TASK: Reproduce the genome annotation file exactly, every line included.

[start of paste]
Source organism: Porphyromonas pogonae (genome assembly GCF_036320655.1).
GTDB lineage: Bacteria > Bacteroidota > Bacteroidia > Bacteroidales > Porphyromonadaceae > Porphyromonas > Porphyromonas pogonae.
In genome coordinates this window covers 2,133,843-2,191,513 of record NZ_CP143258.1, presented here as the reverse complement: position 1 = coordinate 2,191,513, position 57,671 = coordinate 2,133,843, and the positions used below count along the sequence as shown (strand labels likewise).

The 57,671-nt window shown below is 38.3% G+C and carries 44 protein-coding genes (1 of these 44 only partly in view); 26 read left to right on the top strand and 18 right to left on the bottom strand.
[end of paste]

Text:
Source organism: Porphyromonas pogonae (genome assembly GCF_036320655.1).
GTDB lineage: Bacteria > Bacteroidota > Bacteroidia > Bacteroidales > Porphyromonadaceae > Porphyromonas > Porphyromonas pogonae.
In genome coordinates this window covers 2,133,843-2,191,513 of record NZ_CP143258.1, presented here as the reverse complement: position 1 = coordinate 2,191,513, position 57,671 = coordinate 2,133,843, and the positions used below count along the sequence as shown (strand labels likewise).

The 57,671-nt window shown below is 38.3% G+C and carries 44 protein-coding genes (1 of these 44 only partly in view); 26 read left to right on the top strand and 18 right to left on the bottom strand.